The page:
Donald Trump has served fewer than 200 days as president, but it now seems that the end already is in sight. Even congressional Republicans are growing tired of The Donald's erratic performance. Indeed, some of them are warning that their patience with this man's nutty behavior has reached its limits. Just this morning, GOP Sen. Lindsey […]
Donald Trump has served fewer than 200 days as president, but it now seems that the end already is in sight.
Even congressional Republicans are growing tired of The Donald's erratic performance. Indeed, some of them are warning that their patience with this man's nutty behavior has reached its limits.
Just this morning, GOP Sen. Lindsey Graham of South Carolina said “there will be holy hell to pay” if Trump fires Attorney General Jeff Sessions. He also said that removing special counsel Robert Mueller without good reason would be “the beginning of the end of Trump's presidency.”
Them's strong words, even coming from Graham, who's a little less right-wingy than most of his Republican colleagues on Capitol Hill. Affection for Trump among GOP lawmakers in general is becoming perceptibly less ardent than it was just a few weeks ago.
The fundamental problem is that Trump has a basic misunderstanding of the powers available to him. He seems to have thought all along that a president can do whatever he wants and can rule by fiat. It's almost as if the man is completely ignorant of the restraints under which previous presidents have had to serve, much to their dismay in some cases. Does Trump not understand what happened to Richard Nixon when he learned the hard way that there were limits to his power?
Trump's missteps as president are too numerous to list here, but the number grows almost daily. Yesterday, without any warning whatsoever, the president issued a tweet declaring that transgender people no longer will be allowed to serve in the U.S. military. This directive was a complete surprise to virtually everyone, even to officials at the Pentagon, the very people who will have to enforce it.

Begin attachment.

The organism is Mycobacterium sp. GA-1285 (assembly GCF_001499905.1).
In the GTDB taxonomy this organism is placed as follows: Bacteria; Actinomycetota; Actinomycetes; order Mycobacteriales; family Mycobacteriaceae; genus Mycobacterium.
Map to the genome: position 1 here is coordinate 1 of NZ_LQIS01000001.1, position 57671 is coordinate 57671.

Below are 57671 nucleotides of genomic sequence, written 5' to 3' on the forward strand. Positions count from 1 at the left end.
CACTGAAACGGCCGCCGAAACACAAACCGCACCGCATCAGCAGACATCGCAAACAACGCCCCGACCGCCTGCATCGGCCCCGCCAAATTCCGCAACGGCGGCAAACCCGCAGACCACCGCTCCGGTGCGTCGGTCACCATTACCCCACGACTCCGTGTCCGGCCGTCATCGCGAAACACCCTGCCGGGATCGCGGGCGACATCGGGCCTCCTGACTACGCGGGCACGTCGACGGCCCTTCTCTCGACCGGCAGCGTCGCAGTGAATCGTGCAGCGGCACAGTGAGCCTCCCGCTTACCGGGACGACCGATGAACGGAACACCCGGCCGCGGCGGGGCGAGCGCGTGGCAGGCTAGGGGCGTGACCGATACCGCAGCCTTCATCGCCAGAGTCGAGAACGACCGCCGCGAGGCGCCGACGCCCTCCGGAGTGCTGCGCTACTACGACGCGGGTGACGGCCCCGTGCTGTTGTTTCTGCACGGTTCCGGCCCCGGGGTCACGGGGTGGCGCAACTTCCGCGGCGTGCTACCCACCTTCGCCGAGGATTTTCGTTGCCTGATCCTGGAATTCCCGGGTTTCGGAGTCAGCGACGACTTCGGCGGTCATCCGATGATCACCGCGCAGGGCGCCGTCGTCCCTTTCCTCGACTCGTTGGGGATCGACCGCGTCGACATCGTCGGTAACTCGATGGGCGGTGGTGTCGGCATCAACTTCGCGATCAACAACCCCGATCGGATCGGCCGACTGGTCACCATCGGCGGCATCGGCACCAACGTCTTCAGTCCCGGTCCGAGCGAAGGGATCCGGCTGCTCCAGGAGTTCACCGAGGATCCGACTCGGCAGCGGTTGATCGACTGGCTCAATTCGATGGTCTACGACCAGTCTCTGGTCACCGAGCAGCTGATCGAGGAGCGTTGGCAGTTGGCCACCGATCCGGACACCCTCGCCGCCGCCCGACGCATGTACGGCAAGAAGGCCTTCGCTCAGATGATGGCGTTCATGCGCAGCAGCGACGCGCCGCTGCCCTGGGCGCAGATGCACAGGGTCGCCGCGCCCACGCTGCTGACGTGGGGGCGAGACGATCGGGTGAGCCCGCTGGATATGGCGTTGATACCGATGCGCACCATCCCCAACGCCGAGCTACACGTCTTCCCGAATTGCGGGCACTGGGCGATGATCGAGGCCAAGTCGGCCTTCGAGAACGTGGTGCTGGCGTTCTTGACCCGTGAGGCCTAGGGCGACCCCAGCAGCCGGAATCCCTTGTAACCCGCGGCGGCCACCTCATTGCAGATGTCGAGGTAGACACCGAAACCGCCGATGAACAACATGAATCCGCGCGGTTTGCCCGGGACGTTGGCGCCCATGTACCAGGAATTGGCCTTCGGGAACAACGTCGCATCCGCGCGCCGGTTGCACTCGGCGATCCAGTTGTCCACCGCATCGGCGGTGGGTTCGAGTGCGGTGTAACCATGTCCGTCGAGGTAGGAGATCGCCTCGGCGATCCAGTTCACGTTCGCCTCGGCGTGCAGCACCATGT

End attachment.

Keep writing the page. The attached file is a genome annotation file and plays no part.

What did Trump think he would accomplish with this mean-spirited bigotry? Was it just an impulsive effort to change the subject?
We've all grown accustomed to Trump's peculiar penchant for venting in his tweets, but patience with his illogical rants is growing thin, even among his fellow Republicans. You could call it a Trump Fatigue Factor.
The president no longer tries to disguise his apparent fear that details of his campaign's dealings with the Russian government ultimately will be his undoing. His principal political objective is to defang the forces who can bring the Russian situation to bear against him.
Talk about this kind of stuff has become so routine in recent weeks and months that some people perhaps don't notice that Trump is becoming increasingly desperate to avoid the ultimate disgrace. Not even his propensity for self-aggrandizement — to wit: He says the crowds at this inauguration were the biggest in history — can hide the fact that his fear is getting the best of him.
The situation is such that Trump is likely to become increasingly desperate and unglued. His weak standing in the polls suggests that there's no sizable well of affection for him among the American public. Yes, he still has his base of enthusiastic supporters, but it's getting smaller with each passing day. If and when this reality becomes apparent to him, the president likely will become even less predictable.
It's my educated guess that Donald Trump no longer will be president come next summer. Perhaps his fall from grace will come even sooner. The big question is whether he will resign or be impeached. Either way, the end is coming, and then America will face the daunting task of trying to restore dignity to presidential politics.